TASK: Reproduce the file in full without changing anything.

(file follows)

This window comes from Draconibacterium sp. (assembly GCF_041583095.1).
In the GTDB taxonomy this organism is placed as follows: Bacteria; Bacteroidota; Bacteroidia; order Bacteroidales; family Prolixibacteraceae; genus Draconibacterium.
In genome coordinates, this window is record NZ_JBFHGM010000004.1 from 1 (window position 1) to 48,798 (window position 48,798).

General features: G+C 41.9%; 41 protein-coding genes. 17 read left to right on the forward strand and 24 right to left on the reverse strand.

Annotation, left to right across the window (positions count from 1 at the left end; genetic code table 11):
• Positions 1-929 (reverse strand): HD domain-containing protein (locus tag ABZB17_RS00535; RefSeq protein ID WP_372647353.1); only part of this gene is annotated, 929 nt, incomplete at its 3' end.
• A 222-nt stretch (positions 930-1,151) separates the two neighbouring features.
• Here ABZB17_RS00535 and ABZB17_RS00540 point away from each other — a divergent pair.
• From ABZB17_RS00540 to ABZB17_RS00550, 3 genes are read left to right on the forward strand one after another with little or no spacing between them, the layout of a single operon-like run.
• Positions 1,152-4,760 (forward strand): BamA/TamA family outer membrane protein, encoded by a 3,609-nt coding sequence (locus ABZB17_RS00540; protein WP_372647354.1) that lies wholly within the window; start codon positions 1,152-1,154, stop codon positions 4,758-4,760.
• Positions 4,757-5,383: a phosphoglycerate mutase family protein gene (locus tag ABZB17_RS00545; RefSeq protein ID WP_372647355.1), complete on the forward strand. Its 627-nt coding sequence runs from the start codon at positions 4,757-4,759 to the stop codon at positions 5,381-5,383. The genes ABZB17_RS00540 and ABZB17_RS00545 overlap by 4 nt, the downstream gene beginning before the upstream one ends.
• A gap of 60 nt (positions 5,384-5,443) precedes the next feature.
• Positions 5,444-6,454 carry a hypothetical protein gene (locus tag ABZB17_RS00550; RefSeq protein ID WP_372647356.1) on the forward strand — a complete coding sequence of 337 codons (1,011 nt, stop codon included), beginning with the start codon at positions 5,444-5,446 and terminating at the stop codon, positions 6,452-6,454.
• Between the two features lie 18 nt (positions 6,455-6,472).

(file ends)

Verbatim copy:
This window comes from Draconibacterium sp. (assembly GCF_041583095.1).
In the GTDB taxonomy this organism is placed as follows: Bacteria; Bacteroidota; Bacteroidia; order Bacteroidales; family Prolixibacteraceae; genus Draconibacterium.
In genome coordinates, this window is record NZ_JBFHGM010000004.1 from 1 (window position 1) to 48,798 (window position 48,798).

General features: G+C 41.9%; 41 protein-coding genes. 17 read left to right on the forward strand and 24 right to left on the reverse strand.

Annotation, left to right across the window (positions count from 1 at the left end; genetic code table 11):
• Positions 1-929 (reverse strand): HD domain-containing protein (locus tag ABZB17_RS00535; RefSeq protein ID WP_372647353.1); only part of this gene is annotated, 929 nt, incomplete at its 3' end.
• A 222-nt stretch (positions 930-1,151) separates the two neighbouring features.
• Here ABZB17_RS00535 and ABZB17_RS00540 point away from each other — a divergent pair.
• From ABZB17_RS00540 to ABZB17_RS00550, 3 genes are read left to right on the forward strand one after another with little or no spacing between them, the layout of a single operon-like run.
• Positions 1,152-4,760 (forward strand): BamA/TamA family outer membrane protein, encoded by a 3,609-nt coding sequence (locus ABZB17_RS00540; protein WP_372647354.1) that lies wholly within the window; start codon positions 1,152-1,154, stop codon positions 4,758-4,760.
• Positions 4,757-5,383: a phosphoglycerate mutase family protein gene (locus tag ABZB17_RS00545; RefSeq protein ID WP_372647355.1), complete on the forward strand. Its 627-nt coding sequence runs from the start codon at positions 4,757-4,759 to the stop codon at positions 5,381-5,383. The genes ABZB17_RS00540 and ABZB17_RS00545 overlap by 4 nt, the downstream gene beginning before the upstream one ends.
• A gap of 60 nt (positions 5,384-5,443) precedes the next feature.
• Positions 5,444-6,454 carry a hypothetical protein gene (locus tag ABZB17_RS00550; RefSeq protein ID WP_372647356.1) on the forward strand — a complete coding sequence of 337 codons (1,011 nt, stop codon included), beginning with the start codon at positions 5,444-5,446 and terminating at the stop codon, positions 6,452-6,454.
• Between the two features lie 18 nt (positions 6,455-6,472).